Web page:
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Status Quo Effects in Fairness Games: Reciprocal Responses to Acts of Commission vs. Acts of Omission

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  • James C. Cox
  • MaroÅ¡ Servátka
  • Radovan Vadovic

Abstract

Both the law and culture make a central distinction between acts of commission that overturn the status quo and acts of omission that uphold it. In everyday life acts of commission often elicit stronger reciprocal responses than do acts of omission. In this paper we compare reciprocal responses to both types of acts and ask whether behavior of subjects in two experiments is consistent with existing theory. The design of the experiments focuses on the axioms of revealed altruism theory (Cox, Friedman, and Sadiraj, 2008) that make it observationally distinct from other theories, Axiom R (for reciprocity) and Axiom S (for status quo). We find support for this theory in both experiments.

Suggested Citation

  • James C. Cox & MaroÅ¡ Servátka & Radovan Vadovic, 2012. "Status Quo Effects in Fairness Games: Reciprocal Responses to Acts of Commission vs. Acts of Omission," Experimental Economics Center Working Paper Series 2012-03, Experimental Economics Center, Andrew Young School of Policy Studies, Georgia State University, revised Mar 2016.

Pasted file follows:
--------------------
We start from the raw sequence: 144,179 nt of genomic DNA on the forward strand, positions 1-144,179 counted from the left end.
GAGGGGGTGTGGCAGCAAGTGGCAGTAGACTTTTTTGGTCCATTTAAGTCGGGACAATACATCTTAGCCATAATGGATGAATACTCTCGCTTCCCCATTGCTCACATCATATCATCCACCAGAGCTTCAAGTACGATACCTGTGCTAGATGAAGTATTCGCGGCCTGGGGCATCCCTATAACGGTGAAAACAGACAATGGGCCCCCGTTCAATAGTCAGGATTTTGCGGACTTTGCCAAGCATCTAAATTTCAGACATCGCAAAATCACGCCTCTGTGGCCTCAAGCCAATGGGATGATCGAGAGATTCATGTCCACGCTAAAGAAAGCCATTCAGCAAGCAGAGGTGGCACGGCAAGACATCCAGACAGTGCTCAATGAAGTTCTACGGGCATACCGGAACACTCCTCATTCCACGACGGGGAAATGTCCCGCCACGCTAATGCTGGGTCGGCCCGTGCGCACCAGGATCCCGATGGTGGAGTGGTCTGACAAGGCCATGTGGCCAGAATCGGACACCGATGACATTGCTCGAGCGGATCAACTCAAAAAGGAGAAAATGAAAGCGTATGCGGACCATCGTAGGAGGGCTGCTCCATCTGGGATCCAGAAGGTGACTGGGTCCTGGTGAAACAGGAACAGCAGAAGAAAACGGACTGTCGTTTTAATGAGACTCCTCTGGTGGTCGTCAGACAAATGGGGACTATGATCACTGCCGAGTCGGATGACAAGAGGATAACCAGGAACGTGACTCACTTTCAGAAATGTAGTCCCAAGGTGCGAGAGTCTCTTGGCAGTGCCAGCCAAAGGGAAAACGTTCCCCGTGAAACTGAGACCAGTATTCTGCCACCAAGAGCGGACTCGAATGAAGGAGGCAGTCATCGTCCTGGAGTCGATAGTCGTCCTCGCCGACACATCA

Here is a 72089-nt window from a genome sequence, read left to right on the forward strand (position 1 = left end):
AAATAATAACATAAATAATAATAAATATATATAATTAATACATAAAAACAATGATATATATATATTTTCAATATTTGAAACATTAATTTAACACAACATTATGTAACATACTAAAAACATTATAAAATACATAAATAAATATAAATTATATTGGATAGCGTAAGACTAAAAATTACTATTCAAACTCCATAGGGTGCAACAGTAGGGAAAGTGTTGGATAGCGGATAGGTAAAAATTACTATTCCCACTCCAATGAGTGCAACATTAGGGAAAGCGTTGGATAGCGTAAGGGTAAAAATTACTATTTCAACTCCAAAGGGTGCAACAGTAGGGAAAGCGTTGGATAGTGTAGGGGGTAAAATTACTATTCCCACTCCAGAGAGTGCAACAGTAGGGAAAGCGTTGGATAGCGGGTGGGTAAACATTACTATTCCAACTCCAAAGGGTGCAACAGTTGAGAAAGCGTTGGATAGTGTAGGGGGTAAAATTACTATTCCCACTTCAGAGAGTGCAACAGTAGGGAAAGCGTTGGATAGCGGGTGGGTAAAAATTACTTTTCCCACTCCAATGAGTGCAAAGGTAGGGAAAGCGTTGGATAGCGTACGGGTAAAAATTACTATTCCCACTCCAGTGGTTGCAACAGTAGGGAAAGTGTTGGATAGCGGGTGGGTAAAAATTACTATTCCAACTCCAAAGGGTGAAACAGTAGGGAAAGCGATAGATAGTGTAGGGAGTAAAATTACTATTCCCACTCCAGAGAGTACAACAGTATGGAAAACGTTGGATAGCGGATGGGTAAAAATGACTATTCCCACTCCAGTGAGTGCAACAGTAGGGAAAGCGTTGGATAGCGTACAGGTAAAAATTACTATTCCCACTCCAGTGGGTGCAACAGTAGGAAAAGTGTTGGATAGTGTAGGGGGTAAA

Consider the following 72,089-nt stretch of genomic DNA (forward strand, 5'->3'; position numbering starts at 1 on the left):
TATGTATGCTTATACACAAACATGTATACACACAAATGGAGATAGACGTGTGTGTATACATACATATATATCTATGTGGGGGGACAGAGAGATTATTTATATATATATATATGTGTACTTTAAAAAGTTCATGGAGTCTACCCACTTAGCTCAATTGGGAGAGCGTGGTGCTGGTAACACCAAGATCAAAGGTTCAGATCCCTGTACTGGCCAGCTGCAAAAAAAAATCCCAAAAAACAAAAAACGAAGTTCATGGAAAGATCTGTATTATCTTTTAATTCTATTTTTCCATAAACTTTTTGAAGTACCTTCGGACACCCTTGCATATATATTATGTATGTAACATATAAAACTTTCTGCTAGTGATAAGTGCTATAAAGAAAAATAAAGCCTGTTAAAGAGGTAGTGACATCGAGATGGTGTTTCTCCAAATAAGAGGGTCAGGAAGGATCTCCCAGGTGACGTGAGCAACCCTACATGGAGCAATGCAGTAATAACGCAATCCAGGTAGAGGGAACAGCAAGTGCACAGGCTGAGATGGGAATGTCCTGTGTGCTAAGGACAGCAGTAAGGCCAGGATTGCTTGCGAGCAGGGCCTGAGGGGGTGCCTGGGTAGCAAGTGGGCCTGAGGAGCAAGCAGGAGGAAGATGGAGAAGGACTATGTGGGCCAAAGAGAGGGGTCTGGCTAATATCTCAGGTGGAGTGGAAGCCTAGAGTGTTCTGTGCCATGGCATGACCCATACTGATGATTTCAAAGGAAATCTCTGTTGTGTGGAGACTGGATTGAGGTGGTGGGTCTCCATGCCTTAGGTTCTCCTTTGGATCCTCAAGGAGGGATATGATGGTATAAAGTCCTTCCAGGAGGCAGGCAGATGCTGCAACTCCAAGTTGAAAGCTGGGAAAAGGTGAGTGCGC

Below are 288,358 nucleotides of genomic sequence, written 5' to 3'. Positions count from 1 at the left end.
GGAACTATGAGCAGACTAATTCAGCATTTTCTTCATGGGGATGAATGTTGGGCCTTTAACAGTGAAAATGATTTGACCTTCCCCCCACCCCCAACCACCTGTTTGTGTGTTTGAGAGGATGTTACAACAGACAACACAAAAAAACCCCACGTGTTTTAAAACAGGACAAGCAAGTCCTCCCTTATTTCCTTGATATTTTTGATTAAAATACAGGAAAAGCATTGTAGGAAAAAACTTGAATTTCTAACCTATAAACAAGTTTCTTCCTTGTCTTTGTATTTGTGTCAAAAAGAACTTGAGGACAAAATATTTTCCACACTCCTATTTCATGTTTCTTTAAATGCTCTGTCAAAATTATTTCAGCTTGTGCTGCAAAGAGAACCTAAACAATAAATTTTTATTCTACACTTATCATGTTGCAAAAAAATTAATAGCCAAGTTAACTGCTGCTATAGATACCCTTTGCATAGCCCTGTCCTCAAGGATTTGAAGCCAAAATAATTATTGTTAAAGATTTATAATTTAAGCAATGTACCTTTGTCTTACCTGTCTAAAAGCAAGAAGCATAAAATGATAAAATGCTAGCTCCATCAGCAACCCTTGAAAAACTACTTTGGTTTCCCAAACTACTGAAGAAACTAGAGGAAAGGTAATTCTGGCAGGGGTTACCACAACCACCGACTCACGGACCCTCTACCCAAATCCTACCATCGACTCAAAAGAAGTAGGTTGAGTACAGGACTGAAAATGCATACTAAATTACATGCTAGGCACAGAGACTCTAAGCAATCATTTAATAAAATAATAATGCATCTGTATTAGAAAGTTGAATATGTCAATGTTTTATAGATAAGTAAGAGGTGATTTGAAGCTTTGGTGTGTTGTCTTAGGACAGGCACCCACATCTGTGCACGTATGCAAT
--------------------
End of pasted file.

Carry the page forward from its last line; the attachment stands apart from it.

• Handle: RePEc:exc:wpaper:2012-03
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    Cited by:

    1. James C. Cox, 2012. "Private Goods, Public Goods, and Common Pools with Homo Reciprocans," Southern Economic Journal, John Wiley & Sons, vol. 79(1), pages 1-14, July.
    2. Dickinson, David L. & Masclet, David & Villeval, Marie Claire, 2015. "Norm enforcement in social dilemmas: An experiment with police commissioners," Journal of Public Economics, Elsevier, vol. 126(C), pages 74-85.
    3. Michael Hallsworth & John A. List & Robert D. Metcalfe & Ivo Vlaev, 2015. "The Making of Homo Honoratus: From Omission to Commission," NBER Working Papers 21210, National Bureau of Economic Research, Inc.
    4. Markussen, Thomas & Putterman, Louis & Tyran, Jean-Robert, 2016. "Judicial error and cooperation," European Economic Review, Elsevier, vol. 89(C), pages 372-388.
    5. Gärtner, Manja & Sandberg, Anna, 2014. "Is there an omission effect in prosocial behavior?," SSE Working Paper Series in Economics 2014:1, Stockholm School of Economics, revised 03 Dec 2015.

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    JEL classification:

    • C70 - Mathematical and Quantitative Methods - - Game Theory and Bargaining Theory - - - General
    • C91 - Mathematical and Quantitative Methods - - Design of Experiments - - - Laboratory, Individual Behavior

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